Dorothy Wilson was a little embarrassed at first when the Groton Town Council decided to make a fuss over the fact that she and her husband, Richard Wilson, 97, have been married 70 years.
"It's not as if we're 100 years old," Dorothy Wilson, 89, said she told her son, Dana. He explained: "I'll bet there are a lot more people alive at 100 than have been married 70 years."
Dorothy Johnson and Richard Wilson, of Mystic, met a church group in Arlington, Mass., and started dating in 1940. He asked her to marry him in an ice cream shop two days before Christmas, 1941.
He didn't kneel, but he had a ring.
"It was pretty official," she said.
"He was gentle, he was fun, he was handsome. See? There he is. My handsome sweetie."
The couple married in Florida during World War II on June 27, 1942, while Richard served in the Army Air Corps. Fifty cadets in his class attended the wedding.
Richard was a chemist by trade who worked for Pfizer traveling throughout New England before joining the service. Dorothy had studied at Boston University to learn office work, stayed about a year, and then worked at a bank.
The couple lived in Wilmington, Delaware, while he flew cargo planes during the war. When he left the service in 1945, his job at Pfizer had been saved for him. They moved to Lakewood, Ohio, then Long Island, N.Y., then Wilton, Conn. where they stayed 24 years.
They moved to Mystic in 1980, after Richard Wilson retired.
"We were very lucky, because he was the right person for me, I was the right person for him, and we always clicked," Dorothy Wilson said. "We were very blessed."
She's active in the Mystic Congregational Church, they've served on various church committees over the years, and he walked the Good Friday Hunger Walk for more than 20 years. Now Dorothy Wilson spends most of her time at home with her husband. Richard Wilson has Alzheimer's disease, but is doing well.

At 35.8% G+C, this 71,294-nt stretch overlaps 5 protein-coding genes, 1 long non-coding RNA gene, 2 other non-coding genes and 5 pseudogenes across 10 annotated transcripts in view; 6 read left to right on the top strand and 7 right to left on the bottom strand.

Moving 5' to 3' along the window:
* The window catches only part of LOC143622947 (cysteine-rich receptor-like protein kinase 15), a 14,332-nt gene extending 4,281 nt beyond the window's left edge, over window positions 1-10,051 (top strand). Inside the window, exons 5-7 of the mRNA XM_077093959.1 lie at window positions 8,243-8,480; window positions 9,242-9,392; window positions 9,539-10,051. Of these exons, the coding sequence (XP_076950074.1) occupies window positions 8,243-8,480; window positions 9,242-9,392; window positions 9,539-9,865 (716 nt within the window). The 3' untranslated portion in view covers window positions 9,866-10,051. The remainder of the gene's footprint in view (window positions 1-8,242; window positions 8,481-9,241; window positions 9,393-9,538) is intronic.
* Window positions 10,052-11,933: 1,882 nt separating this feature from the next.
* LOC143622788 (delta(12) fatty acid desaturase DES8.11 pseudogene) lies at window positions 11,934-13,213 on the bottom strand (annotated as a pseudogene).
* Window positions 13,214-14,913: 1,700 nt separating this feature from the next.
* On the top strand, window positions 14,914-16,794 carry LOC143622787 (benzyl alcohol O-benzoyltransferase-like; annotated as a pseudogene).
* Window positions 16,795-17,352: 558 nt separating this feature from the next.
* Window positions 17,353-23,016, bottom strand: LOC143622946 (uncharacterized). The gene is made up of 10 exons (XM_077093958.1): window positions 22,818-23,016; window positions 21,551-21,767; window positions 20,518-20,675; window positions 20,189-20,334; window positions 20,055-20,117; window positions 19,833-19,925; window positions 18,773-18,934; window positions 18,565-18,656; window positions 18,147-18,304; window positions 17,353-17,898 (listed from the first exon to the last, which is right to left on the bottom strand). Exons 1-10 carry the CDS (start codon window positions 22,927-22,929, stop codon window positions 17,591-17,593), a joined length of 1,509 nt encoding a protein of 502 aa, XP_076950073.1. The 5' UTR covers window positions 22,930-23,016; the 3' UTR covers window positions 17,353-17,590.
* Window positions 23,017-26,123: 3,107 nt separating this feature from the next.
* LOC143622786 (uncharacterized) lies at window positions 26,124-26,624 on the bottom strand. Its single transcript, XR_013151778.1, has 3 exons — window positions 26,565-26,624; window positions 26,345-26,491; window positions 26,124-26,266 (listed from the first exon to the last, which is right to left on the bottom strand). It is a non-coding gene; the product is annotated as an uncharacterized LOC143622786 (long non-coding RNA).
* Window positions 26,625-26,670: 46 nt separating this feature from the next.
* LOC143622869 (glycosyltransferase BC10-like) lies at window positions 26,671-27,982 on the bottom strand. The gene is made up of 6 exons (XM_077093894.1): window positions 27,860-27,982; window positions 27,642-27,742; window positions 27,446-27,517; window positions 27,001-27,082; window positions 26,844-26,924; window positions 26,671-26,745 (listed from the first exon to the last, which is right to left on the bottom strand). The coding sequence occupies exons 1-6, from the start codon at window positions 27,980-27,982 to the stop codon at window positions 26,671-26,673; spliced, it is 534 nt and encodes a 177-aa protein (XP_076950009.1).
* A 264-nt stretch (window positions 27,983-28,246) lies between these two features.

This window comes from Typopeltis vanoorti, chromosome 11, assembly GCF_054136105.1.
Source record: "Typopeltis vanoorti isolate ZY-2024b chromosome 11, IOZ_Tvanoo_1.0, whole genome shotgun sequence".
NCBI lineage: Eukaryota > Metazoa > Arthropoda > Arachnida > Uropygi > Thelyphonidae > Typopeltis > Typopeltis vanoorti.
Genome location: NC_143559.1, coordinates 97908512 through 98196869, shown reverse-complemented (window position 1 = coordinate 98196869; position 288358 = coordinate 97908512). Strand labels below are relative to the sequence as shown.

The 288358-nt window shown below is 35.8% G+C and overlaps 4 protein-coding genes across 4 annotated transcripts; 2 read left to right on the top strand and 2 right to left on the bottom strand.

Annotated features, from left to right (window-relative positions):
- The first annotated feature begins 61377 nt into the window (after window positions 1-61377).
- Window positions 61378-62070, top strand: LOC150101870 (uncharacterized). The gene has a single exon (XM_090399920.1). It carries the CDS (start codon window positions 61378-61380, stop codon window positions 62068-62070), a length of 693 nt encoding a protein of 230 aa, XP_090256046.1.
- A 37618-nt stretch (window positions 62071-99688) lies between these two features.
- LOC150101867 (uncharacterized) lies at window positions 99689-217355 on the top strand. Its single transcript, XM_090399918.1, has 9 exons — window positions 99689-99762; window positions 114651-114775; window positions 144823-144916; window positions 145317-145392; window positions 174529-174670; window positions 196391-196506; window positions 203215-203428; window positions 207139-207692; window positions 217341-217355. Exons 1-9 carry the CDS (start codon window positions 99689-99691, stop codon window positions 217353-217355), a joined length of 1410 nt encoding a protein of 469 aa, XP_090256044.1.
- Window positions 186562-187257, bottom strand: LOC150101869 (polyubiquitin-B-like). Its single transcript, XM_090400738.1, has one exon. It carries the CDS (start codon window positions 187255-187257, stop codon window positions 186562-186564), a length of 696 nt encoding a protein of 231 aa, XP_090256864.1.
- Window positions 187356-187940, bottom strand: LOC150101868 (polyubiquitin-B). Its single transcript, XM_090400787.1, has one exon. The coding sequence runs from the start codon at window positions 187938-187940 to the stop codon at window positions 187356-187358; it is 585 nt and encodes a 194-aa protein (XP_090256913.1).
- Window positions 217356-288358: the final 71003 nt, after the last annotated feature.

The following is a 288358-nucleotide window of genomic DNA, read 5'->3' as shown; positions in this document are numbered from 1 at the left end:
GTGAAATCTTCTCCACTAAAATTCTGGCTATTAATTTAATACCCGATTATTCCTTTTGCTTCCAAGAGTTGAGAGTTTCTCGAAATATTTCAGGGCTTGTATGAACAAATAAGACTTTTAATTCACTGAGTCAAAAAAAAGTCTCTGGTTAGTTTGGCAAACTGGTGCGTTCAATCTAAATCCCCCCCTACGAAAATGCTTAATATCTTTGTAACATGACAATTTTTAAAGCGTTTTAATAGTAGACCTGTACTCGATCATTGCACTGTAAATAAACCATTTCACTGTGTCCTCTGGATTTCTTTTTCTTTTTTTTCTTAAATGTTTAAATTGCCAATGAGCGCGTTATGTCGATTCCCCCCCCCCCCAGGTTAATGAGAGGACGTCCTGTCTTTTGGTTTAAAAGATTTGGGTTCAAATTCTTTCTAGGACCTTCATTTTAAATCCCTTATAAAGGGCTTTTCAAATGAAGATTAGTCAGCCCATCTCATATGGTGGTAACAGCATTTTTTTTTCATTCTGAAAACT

"We're lucky physically he's very strong," she said.
She said it's hard to point to any one lesson she learned in 70 years of marriage; she never really needed the "don't go to bed angry," rule she said, because they never really fought.
There was nothing he ever did that really annoyed her either, she said.
"We sort of thought alike about everything," she said.
He earned the money, she handled the bills and was careful, and he never questioned her. The Wilsons have four children, seven grandchildren and one great-granddaughter, who is about to turn 1.
"One thing he does have is a great sense of humor," Wilson said of her husband. "Even now, he has a quick wit."
There were eight couples in the church group in Arlington, Mass. who married at about the same time. All remained married, she said.
"I think both of you have to listen to the other one," she said. "You kind of have to think of how the other person would feel about things. We were just lucky because we enjoyed the same things.
"We made the most of whatever time we had."